This method might seem very simplistic, but I assure you that it is very effective because having a systematic process for goal setting and problem-solving empowers you to develop solutions. Follow this model and your business can’t help but G.R.O.W!


By Daniel C. Finley

Daniel C. Finley is the president and co-founder of Advisor Solutions, which is dedicated to helping advisors

build a better business. Finley’s 20-year brokerage career includes 14 years as a successful financial advisor and over 8,000 hours of sessions coaching financial advisors. For more information, visit Advisor Solutions at


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5 Resolutions for Your Business in 2013

February 14th, 2013, Comments Off on 5 Resolutions for Your Business in 2013.

Almost on a daily basis, news reports detail the marketplace factors that can affect businesses large and small. No matter what the potentially game-changing information is that is coming out of Washington, D.C., or China, there are winning strategies that not only endure but should be part of every workplace’s culture.

With some merit, analysts are always reviewing contingencies that may change investments by businesses. Most recently, there was the fiscal cliff. But there are many ways to invest in your own business regardless of the economic climate. As a business owner and entrepreneur, here are a few resolutions you should consider to make 2013 the most positively transformative year:

  • Consider buying. After a business has survived three to six years and is stable, commercial property ownership is a natural next step with benefits that new entrepreneurs often overlook. Ownership is a path to more stability and long-term wealth, and the government program administered by the Small Business Administration–SBA 504–offers long-term financing at below-market fixed rates.
  • Invest in yourself. Often in business, one measure of strength reflects your strength of character, so invest in yourself. Identify business books that focus on areas you need to develop or lessons shared by successful businesspeople you admire. Commit to reading at least one of these books per month.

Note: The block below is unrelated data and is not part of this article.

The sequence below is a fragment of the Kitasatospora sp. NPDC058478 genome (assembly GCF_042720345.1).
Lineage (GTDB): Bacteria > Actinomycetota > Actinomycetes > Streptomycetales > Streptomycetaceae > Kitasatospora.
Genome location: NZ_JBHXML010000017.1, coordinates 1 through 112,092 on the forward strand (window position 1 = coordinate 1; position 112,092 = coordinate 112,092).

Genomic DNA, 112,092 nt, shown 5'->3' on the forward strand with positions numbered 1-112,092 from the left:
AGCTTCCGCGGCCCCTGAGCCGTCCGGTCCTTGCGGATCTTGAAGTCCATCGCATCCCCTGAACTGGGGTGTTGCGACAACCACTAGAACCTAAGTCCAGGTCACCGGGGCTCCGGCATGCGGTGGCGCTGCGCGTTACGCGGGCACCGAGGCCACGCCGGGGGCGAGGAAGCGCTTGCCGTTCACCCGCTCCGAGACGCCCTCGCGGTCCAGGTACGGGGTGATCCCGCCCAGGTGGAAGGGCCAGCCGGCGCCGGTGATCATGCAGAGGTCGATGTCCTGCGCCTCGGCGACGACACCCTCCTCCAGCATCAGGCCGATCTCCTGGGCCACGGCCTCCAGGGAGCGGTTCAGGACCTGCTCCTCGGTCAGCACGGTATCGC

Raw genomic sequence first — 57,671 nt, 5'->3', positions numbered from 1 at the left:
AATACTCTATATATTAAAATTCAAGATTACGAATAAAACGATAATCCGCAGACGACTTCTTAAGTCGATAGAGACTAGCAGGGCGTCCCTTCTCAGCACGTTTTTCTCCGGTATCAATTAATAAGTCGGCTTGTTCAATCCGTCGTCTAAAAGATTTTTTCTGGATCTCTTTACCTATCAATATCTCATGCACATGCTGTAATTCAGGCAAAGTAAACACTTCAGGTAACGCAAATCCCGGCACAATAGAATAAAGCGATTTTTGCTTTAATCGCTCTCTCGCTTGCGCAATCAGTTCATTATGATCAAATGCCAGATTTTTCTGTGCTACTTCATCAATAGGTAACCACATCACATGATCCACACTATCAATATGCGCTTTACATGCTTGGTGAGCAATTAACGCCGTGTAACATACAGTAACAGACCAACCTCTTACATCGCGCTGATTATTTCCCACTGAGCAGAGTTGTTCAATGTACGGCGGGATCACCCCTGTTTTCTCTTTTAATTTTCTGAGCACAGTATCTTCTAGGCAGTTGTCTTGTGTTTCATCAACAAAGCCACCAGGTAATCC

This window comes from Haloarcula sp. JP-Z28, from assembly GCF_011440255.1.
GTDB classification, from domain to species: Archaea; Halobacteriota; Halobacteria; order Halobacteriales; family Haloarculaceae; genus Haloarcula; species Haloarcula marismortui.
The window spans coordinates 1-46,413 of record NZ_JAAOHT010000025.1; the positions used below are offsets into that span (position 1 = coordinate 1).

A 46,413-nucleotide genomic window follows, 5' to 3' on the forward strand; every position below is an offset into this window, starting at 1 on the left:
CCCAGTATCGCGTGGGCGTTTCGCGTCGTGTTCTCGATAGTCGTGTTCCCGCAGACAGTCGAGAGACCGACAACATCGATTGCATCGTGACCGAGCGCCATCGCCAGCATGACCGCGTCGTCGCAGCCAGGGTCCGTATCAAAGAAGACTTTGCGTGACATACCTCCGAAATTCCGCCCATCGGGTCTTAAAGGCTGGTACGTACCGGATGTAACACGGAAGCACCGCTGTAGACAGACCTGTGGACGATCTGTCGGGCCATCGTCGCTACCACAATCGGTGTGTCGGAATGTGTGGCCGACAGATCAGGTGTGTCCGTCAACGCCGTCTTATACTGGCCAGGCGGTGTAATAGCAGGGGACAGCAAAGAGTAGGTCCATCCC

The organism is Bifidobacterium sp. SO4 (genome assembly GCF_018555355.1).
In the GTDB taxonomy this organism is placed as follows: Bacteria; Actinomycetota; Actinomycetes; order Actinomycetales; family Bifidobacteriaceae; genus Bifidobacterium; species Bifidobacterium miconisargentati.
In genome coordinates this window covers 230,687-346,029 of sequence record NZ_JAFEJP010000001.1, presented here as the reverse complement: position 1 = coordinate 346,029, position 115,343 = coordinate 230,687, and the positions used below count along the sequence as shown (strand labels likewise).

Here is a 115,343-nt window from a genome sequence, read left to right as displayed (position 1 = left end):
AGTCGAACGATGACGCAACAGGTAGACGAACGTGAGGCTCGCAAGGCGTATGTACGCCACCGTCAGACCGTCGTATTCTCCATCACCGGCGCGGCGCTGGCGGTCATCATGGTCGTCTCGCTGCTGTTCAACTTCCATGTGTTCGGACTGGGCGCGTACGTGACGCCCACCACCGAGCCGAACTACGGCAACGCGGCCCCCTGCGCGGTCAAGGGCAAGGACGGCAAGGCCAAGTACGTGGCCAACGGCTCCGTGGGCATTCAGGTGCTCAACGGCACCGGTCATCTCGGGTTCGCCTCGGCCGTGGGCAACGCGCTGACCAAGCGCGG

• Improve your company’s culture. Your company’s culture has a lot to do with your success. Come up with three ideas that will improve your company’s culture and take action on them. Improved health, the most universal resolution, can have a profoundly positive impact on the workplace, from boosting morale to increasing productivity.
  • Refresh or jumpstart your marketing. Identify three new marketing initiatives that you can implement on a regular and ongoing basis. Start small and track which ideas seem to have teeth. Remember that repetition and consistency are keys.
  • Become an authority in your field: Research publications in your industry and pitch yourself as a media source. This can net you some free publicity later in the year. The key is to focus on media outlets; become a familiar name to the media so that they can turn to you as a reliable source. You have to convince contacts that you know your stuff and that you’re available to comment when there’s news to report. If you simply don’t have time for this, consider investing in a reasonably priced public relations firm.


By Chris Hurn

Chris Hurn is CEO and co-founder of Mercantile Capital Corp. in Orlando, Fla. MCC has earned numerous accolades and has been featured in various prestigious publications, including The Wall Street Journal, Forbes and SmartMoney. Hurn has also been a frequent guest on Fox Business News and PBS. He is the author of The Entrepreneur’s Secret to Creating Wealth: How the Smartest Business Owners Build Their Fortunes, (